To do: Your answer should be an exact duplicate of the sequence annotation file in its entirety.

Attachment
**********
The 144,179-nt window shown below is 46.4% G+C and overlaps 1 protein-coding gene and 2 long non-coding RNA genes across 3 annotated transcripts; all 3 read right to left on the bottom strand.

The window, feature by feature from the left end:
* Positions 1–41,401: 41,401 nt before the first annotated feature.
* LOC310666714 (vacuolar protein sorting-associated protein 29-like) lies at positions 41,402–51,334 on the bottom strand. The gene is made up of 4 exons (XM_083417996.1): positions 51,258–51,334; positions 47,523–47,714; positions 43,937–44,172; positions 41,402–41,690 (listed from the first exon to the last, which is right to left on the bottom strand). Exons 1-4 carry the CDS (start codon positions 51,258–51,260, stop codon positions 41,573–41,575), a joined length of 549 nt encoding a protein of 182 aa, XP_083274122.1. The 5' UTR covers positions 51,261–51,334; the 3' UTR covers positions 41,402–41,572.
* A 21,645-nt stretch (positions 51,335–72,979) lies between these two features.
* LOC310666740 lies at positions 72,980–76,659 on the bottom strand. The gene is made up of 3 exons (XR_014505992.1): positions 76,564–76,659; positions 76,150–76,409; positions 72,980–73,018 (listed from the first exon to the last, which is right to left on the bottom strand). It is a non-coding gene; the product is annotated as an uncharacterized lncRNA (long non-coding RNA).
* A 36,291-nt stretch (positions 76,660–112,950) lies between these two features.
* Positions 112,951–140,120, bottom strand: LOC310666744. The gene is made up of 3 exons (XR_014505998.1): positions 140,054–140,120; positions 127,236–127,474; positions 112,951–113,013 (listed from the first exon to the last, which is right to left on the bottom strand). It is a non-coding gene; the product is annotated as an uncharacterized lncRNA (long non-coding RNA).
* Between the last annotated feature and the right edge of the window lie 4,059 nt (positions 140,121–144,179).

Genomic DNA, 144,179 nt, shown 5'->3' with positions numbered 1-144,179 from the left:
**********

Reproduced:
The 144,179-nt window shown below is 46.4% G+C and overlaps 1 protein-coding gene and 2 long non-coding RNA genes across 3 annotated transcripts; all 3 read right to left on the bottom strand.

The window, feature by feature from the left end:
* Positions 1–41,401: 41,401 nt before the first annotated feature.
* LOC310666714 (vacuolar protein sorting-associated protein 29-like) lies at positions 41,402–51,334 on the bottom strand. The gene is made up of 4 exons (XM_083417996.1): positions 51,258–51,334; positions 47,523–47,714; positions 43,937–44,172; positions 41,402–41,690 (listed from the first exon to the last, which is right to left on the bottom strand). Exons 1-4 carry the CDS (start codon positions 51,258–51,260, stop codon positions 41,573–41,575), a joined length of 549 nt encoding a protein of 182 aa, XP_083274122.1. The 5' UTR covers positions 51,261–51,334; the 3' UTR covers positions 41,402–41,572.
* A 21,645-nt stretch (positions 51,335–72,979) lies between these two features.
* LOC310666740 lies at positions 72,980–76,659 on the bottom strand. The gene is made up of 3 exons (XR_014505992.1): positions 76,564–76,659; positions 76,150–76,409; positions 72,980–73,018 (listed from the first exon to the last, which is right to left on the bottom strand). It is a non-coding gene; the product is annotated as an uncharacterized lncRNA (long non-coding RNA).
* A 36,291-nt stretch (positions 76,660–112,950) lies between these two features.
* Positions 112,951–140,120, bottom strand: LOC310666744. The gene is made up of 3 exons (XR_014505998.1): positions 140,054–140,120; positions 127,236–127,474; positions 112,951–113,013 (listed from the first exon to the last, which is right to left on the bottom strand). It is a non-coding gene; the product is annotated as an uncharacterized lncRNA (long non-coding RNA).
* Between the last annotated feature and the right edge of the window lie 4,059 nt (positions 140,121–144,179).

Genomic DNA, 144,179 nt, shown 5'->3' with positions numbered 1-144,179 from the left: